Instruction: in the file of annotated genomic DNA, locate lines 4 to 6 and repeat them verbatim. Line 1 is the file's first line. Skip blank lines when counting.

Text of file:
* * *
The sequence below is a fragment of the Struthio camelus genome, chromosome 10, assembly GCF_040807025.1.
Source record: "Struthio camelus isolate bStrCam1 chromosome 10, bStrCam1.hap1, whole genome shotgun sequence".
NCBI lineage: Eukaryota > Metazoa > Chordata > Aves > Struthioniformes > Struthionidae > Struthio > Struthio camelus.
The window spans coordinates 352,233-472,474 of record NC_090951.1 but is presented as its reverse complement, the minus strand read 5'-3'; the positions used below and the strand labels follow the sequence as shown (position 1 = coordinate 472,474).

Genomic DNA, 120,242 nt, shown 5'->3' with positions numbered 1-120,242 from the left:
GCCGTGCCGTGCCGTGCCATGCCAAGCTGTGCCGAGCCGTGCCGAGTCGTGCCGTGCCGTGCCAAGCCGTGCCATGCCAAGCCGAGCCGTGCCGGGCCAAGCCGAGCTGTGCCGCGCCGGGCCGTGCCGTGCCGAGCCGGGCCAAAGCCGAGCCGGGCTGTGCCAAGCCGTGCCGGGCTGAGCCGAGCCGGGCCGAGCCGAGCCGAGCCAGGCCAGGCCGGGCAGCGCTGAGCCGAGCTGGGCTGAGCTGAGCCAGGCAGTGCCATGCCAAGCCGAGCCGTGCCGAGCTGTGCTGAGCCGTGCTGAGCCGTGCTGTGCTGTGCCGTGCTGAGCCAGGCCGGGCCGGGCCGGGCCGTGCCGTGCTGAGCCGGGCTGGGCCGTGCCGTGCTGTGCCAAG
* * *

The window spans coordinates 352,233-472,474 of record NC_090951.1 but is presented as its reverse complement, the minus strand read 5'-3'; the positions used below and the strand labels follow the sequence as shown (position 1 = coordinate 472,474).

Genomic DNA, 120,242 nt, shown 5'->3' with positions numbered 1-120,242 from the left:
GCCGTGCCGTGCCGTGCCATGCCAAGCTGTGCCGAGCCGTGCCGAGTCGTGCCGTGCCGTGCCAAGCCGTGCCATGCCAAGCCGAGCCGTGCCGGGCCAAGCCGAGCTGTGCCGCGCCGGGCCGTGCCGTGCCGAGCCGGGCCAAAGCCGAGCCGGGCTGTGCCAAGCCGTGCCGGGCTGAGCCGAGCCGGGCCGAGCCGAGCCGAGCCAGGCCAGGCCGGGCAGCGCTGAGCCGAGCTGGGCTGAGCTGAGCCAGGCAGTGCCATGCCAAGCCGAGCCGTGCCGAGCTGTGCTGAGCCGTGCTGAGCCGTGCTGTGCTGTGCCGTGCTGAGCCAGGCCGGGCCGGGCCGGGCCGTGCCGTGCTGAGCCGGGCTGGGCCGTGCCGTGCTGTGCCAAG